Norway's core inflation rate eased more than expected in March, Statistics Norway (SSB) data showed on Wednesday, supporting the central bank's view that interest rates will fall later this year.

Core inflation, which strips out changing energy prices and taxes, stood at 4.5% year-on-year, down from 4.9% in February and below the 4.7% expected by analysts in a Reuters poll.

The central bank in March kept its benchmark interest rate unchanged at a 16-year high of 4.50%, and signalled it may cut rates in September.

Last month, it projected year-on-year core inflation for March of 4.7%.

While below-forecast inflation could signal lower interest rates, the initial wage bargains struck for 2024 pointed to higher-than-expected increases in workers' pay, Handelsbanken said in a note to clients.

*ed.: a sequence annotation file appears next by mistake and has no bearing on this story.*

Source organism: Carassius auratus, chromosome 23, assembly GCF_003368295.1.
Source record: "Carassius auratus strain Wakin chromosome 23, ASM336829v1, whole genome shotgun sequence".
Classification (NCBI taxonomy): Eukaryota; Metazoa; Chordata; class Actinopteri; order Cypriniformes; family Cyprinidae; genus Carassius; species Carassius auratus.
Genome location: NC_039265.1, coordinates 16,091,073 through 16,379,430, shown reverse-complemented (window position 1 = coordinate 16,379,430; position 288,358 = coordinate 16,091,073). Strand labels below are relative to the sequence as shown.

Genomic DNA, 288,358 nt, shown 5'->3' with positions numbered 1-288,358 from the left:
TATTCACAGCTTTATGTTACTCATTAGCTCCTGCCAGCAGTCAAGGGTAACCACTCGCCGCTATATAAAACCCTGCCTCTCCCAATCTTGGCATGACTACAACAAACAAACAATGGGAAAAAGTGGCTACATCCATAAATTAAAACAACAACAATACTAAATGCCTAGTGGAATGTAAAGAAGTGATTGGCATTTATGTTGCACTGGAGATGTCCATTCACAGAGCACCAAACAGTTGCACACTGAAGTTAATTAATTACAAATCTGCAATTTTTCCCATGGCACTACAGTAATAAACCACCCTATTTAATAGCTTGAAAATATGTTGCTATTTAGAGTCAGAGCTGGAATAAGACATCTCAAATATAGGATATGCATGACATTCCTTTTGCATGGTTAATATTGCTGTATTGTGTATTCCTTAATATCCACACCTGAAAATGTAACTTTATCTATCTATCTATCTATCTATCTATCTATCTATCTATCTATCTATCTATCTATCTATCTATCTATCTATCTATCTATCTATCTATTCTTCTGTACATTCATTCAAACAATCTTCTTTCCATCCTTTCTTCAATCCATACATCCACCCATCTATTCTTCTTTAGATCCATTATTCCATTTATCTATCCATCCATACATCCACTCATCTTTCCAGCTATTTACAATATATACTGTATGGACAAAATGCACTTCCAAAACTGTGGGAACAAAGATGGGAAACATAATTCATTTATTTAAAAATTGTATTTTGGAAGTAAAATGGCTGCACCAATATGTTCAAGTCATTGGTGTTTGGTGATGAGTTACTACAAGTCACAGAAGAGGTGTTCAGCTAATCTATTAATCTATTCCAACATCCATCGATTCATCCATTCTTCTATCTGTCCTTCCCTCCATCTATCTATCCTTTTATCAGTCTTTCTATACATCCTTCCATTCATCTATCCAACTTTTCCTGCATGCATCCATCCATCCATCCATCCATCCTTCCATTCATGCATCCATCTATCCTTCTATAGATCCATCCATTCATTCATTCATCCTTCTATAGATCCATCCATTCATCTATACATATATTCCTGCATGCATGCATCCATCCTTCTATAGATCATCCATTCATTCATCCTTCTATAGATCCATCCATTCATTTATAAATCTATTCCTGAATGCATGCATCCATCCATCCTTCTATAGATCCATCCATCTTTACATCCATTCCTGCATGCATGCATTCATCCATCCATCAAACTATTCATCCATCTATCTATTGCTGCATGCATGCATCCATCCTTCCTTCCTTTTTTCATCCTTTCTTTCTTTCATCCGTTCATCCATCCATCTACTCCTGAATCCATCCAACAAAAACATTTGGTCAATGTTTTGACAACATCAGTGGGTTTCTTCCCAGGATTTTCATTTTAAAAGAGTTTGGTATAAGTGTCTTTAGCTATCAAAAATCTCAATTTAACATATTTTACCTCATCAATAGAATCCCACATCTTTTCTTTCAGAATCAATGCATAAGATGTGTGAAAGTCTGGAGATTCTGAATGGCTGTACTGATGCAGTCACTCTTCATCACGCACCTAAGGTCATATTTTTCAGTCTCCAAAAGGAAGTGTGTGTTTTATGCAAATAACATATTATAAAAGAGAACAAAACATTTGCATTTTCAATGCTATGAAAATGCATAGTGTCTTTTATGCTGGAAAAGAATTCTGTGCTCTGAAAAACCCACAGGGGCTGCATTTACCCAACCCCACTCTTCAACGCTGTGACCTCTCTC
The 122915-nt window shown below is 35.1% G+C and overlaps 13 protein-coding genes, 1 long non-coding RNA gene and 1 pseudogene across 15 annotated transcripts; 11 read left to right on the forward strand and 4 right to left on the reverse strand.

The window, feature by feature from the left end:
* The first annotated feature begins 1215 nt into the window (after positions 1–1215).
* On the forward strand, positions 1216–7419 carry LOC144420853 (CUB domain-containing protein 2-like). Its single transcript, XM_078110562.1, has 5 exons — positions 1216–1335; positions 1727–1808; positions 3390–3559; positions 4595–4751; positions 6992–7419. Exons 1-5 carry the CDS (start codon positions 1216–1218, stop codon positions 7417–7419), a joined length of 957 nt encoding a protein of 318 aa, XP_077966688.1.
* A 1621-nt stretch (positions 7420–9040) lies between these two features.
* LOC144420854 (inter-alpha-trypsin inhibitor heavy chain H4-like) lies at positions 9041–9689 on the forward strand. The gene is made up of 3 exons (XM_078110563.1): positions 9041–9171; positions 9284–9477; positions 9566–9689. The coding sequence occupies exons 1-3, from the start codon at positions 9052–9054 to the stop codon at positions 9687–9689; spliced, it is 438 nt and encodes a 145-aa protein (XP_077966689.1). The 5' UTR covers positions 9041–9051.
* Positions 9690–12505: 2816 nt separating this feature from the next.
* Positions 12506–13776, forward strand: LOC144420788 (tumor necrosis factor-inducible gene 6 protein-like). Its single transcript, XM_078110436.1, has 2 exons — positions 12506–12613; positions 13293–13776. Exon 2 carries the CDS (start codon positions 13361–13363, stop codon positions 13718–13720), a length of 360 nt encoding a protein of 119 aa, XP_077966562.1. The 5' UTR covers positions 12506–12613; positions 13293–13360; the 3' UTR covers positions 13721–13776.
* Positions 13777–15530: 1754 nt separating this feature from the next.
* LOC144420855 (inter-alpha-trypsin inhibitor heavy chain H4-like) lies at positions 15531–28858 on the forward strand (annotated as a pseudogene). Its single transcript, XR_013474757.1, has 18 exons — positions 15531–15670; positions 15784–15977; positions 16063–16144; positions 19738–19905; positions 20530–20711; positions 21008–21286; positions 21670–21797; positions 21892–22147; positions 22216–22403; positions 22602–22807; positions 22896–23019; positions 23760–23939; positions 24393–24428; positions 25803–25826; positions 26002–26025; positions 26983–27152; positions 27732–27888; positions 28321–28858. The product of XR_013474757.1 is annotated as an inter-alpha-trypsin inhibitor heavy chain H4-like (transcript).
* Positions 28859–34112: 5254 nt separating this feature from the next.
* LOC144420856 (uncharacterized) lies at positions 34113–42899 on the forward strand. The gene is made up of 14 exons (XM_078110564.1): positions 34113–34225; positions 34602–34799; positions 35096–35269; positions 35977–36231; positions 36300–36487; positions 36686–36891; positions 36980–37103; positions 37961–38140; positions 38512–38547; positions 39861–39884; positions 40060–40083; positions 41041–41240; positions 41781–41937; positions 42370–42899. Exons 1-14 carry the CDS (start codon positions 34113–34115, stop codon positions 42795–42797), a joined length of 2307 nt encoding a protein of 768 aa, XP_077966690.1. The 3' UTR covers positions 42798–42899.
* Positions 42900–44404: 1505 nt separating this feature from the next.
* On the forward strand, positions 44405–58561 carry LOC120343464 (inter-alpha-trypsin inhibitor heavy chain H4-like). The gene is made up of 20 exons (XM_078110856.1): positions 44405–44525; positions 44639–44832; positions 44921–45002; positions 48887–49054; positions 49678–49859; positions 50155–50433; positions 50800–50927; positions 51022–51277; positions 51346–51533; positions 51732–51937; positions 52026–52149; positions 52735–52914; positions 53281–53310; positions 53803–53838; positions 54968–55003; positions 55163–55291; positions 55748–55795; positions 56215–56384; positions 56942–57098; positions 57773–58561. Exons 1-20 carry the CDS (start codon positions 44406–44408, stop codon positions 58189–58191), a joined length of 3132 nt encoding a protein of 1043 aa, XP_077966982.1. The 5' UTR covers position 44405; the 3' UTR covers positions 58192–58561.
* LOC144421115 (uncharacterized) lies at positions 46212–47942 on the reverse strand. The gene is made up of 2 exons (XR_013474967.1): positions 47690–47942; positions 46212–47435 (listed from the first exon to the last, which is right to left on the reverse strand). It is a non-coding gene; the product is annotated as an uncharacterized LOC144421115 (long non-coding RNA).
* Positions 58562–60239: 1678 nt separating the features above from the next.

"As a result, the price and wage outlook remains fairly neutral with regards to interest rates," it added.

Headline inflation, which includes changes in energy costs and taxes, eased in March to 3.9%, while analysts in the Reuters poll had expected the year-on-year rate to fall to 4.2% from 4.5% in February.

Norway's currency, the crown, weakened to 11.59 against the euro by 0654 GMT, from 11.57 ahead of the data release. Against the dollar, the crown weakened to 10.68 from 10.66.

Nordea Markets said the central bank was likely to postpone its first rate cut to December due to Norwegian currency weakness, stronger real wage growth, a better economic outlook and higher rates abroad.

The price of food rose by 6.1% over the 12 months since March, SSB data showed. (Reporting by Greta Rosen Fondahn, editing by Terje Solsvik and Devika Syamnath)